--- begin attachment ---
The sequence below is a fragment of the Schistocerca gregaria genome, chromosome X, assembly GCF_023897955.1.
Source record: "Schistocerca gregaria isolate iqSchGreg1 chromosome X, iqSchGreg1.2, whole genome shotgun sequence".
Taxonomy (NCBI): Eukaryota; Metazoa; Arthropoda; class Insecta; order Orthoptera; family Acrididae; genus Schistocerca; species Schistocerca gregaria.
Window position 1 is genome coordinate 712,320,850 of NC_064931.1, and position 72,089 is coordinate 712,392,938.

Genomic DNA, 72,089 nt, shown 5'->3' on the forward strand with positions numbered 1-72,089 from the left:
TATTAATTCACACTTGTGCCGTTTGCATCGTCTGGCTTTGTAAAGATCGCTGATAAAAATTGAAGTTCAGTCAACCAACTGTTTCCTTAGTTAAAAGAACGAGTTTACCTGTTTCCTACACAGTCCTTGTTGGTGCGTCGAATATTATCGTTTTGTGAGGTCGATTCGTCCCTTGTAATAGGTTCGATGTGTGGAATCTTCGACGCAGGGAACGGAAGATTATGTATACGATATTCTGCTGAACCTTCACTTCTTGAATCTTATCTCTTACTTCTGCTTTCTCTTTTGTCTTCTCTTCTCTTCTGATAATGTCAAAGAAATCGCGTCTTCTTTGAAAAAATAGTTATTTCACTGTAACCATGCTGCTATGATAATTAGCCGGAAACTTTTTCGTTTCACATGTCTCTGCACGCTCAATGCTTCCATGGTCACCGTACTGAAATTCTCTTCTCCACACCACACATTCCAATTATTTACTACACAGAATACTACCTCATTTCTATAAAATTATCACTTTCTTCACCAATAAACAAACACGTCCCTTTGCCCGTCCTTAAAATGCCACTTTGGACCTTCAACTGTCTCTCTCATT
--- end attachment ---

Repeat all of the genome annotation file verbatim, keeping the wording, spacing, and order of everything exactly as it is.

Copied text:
The sequence below is a fragment of the Schistocerca gregaria genome, chromosome X, assembly GCF_023897955.1.
Source record: "Schistocerca gregaria isolate iqSchGreg1 chromosome X, iqSchGreg1.2, whole genome shotgun sequence".
Taxonomy (NCBI): Eukaryota; Metazoa; Arthropoda; class Insecta; order Orthoptera; family Acrididae; genus Schistocerca; species Schistocerca gregaria.
Window position 1 is genome coordinate 712,320,850 of NC_064931.1, and position 72,089 is coordinate 712,392,938.

Genomic DNA, 72,089 nt, shown 5'->3' on the forward strand with positions numbered 1-72,089 from the left:
TATTAATTCACACTTGTGCCGTTTGCATCGTCTGGCTTTGTAAAGATCGCTGATAAAAATTGAAGTTCAGTCAACCAACTGTTTCCTTAGTTAAAAGAACGAGTTTACCTGTTTCCTACACAGTCCTTGTTGGTGCGTCGAATATTATCGTTTTGTGAGGTCGATTCGTCCCTTGTAATAGGTTCGATGTGTGGAATCTTCGACGCAGGGAACGGAAGATTATGTATACGATATTCTGCTGAACCTTCACTTCTTGAATCTTATCTCTTACTTCTGCTTTCTCTTTTGTCTTCTCTTCTCTTCTGATAATGTCAAAGAAATCGCGTCTTCTTTGAAAAAATAGTTATTTCACTGTAACCATGCTGCTATGATAATTAGCCGGAAACTTTTTCGTTTCACATGTCTCTGCACGCTCAATGCTTCCATGGTCACCGTACTGAAATTCTCTTCTCCACACCACACATTCCAATTATTTACTACACAGAATACTACCTCATTTCTATAAAATTATCACTTTCTTCACCAATAAACAAACACGTCCCTTTGCCCGTCCTTAAAATGCCACTTTGGACCTTCAACTGTCTCTCTCATT